Perhaps you remember where you were when you first discovered that “wife” had become a four-letter word.
True, it was not quite as obscene as the horrific title “housewife” but once upon a time certain women decided that “wife” was derogatory, insulting, demeaning and offensive. Said women did want to get married, but, if you asked them whether they wanted to be wives, they would respond indignantly: What do you think I am?
While it received less opprobrium, the word “lady” was soon placed on the list of banned four-letter words. It was banned from polite conversation because it supposedly diminished and weakened women. How could a strong, empowered female person ever allow herself to be called a lady? The merest utterance of the term would cause Betty Friedan to rise from her eternal rest and smite you.
Of course, America still has a First Lady. For my part I cannot understand why the night riders of the thought police have allowed this archaic misogynistic term to remain in use. If they have, it’s because many of our most recent first ladies have tended to play down the ladylike in favor of the personhood.
In fashion terms this means that they wore pants. They especially wore pants to the annual White House Easter Egg hunt. This year, however, in a radical break with tradition, First Lady Melania Trump wore a dress that seemed, to the New York Times fashion writer, to be ladylike. The horror! The horror!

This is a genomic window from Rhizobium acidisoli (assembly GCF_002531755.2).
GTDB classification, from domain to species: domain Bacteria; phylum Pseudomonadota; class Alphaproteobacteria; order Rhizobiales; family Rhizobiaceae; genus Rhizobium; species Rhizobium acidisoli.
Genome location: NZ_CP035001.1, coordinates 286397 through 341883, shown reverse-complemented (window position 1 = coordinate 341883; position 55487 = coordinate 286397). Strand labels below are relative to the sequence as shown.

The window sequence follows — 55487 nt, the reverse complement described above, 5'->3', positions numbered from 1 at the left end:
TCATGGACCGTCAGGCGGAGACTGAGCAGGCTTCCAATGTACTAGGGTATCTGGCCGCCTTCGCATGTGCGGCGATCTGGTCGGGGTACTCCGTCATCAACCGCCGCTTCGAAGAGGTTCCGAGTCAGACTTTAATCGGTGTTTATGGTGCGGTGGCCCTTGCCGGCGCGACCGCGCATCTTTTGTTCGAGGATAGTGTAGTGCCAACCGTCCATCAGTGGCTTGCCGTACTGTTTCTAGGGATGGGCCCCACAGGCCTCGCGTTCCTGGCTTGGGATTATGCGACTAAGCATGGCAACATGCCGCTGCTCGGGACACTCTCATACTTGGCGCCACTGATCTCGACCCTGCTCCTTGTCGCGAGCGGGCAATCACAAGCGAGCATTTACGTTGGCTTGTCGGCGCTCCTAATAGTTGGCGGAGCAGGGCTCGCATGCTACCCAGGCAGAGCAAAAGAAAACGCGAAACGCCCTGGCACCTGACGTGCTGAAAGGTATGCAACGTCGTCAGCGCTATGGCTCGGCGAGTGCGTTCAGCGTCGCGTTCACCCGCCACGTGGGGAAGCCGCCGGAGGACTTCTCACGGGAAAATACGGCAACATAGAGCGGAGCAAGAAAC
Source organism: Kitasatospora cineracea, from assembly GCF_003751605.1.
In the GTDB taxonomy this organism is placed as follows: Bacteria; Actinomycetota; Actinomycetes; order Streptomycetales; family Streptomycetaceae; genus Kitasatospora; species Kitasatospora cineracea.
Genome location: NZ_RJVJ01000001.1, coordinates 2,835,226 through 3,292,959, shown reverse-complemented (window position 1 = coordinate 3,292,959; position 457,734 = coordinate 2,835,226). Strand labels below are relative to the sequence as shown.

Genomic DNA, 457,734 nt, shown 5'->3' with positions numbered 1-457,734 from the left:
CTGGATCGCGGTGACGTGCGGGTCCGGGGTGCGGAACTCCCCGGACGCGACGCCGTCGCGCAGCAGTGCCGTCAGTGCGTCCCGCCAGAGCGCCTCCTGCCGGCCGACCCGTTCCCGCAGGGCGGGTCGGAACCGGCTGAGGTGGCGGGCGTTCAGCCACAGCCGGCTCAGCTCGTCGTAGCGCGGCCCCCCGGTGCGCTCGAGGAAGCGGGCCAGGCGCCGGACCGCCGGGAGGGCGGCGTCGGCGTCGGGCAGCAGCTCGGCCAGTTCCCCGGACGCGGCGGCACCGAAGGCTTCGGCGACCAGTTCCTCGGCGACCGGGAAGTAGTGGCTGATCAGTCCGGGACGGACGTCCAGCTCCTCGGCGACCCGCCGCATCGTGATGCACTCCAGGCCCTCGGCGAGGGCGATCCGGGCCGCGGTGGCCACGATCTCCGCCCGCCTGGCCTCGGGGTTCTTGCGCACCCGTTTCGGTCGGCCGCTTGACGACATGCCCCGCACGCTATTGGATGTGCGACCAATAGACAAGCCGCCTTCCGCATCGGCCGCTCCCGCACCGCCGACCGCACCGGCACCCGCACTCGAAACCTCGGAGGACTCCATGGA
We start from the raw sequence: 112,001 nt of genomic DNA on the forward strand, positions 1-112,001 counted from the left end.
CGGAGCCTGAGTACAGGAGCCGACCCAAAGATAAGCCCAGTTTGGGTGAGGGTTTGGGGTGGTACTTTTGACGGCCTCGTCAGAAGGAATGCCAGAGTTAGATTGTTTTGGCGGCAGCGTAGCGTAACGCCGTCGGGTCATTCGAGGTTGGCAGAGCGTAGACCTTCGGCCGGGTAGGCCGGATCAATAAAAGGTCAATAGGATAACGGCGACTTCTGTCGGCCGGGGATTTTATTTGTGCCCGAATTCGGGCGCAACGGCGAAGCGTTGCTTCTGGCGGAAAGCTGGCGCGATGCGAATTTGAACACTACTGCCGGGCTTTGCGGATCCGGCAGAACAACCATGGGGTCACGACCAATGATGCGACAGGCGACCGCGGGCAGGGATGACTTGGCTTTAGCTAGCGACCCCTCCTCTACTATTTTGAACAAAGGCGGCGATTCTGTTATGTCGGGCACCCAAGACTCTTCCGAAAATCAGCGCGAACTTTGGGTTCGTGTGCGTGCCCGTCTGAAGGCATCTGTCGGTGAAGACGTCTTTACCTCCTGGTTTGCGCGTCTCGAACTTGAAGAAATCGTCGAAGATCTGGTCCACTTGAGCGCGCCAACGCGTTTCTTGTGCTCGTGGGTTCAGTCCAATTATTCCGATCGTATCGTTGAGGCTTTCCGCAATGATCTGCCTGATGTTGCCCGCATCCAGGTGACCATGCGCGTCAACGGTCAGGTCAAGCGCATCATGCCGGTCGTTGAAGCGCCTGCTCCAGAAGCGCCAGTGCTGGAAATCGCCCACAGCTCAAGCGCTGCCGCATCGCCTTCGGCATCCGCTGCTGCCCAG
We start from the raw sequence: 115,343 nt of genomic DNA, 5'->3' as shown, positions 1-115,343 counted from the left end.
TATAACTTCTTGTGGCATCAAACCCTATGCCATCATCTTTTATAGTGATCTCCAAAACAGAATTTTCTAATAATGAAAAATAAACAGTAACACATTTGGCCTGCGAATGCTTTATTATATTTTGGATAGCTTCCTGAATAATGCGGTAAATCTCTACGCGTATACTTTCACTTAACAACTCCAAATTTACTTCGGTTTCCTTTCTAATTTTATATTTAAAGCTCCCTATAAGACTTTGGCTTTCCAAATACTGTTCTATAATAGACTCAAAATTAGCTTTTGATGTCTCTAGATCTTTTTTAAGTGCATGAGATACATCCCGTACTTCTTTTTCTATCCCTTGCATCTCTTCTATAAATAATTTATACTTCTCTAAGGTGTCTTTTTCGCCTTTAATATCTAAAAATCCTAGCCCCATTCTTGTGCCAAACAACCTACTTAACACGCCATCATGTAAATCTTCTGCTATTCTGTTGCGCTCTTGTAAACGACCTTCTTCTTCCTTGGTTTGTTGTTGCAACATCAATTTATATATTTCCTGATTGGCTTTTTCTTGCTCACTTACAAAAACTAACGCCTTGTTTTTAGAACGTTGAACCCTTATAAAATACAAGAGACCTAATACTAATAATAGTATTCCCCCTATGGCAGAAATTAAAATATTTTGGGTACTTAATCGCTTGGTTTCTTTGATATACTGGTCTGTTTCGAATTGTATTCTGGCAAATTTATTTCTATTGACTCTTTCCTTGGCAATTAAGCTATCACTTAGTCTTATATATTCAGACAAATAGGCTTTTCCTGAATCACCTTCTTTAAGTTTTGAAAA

Well, to be fair Vanessa Friedman did not exactly use those decidedly unladylike terms. She simply remarked that Mrs. Trump’s dress had broken with tradition.
You might guess that I did not find this little nugget of information by trolling through the New York Times fashion section. I owe it to the highly estimable Annie Holmquist of the Intellectual Takeout blog. (Via Maggie’s Farm)
Friedman describes Mrs. Trump’s dress, as follows:
Since the Easter Egg Roll was revived under Betty Ford, most of the first ladies who have hosted the event wore suits, or at least jackets, suggesting it was a professional commitment. Hillary Clinton displayed her penchant for rainbow-colored pantsuits when she was host, resplendent one year in buttercup yellow, another in grass green. When the Obamas were in the White House, they significantly relaxed the rules, the president often going without a tie or jacket, and Michelle Obama most often in pants with a J. Crew T-shirt or cardigan and Converse (one Tracy Reese floral dress excepted). The message was one of a new, more relaxed, modern and active era.
Personally I like the image of Hillary Clinton “resplendent in buttercup yellow.” I take that as a sign of advanced imagination. Have you ever in your life thought of Hillary Clinton as “resplendent?” And, have you associated her with “buttercup yellow?” If you have, you need a lot of help.
As Holmquist pointed out, Friedman is remarking that Mrs. Trump manifests a more feminine approach to fashion and to self-presentation. You would have thought-- and if you are a good feminist you still think-- that Friedan had driven a stake through the heart of femininity. And yet, there it was in the White House, at the Easter egg hunt. Another unwelcome revenant.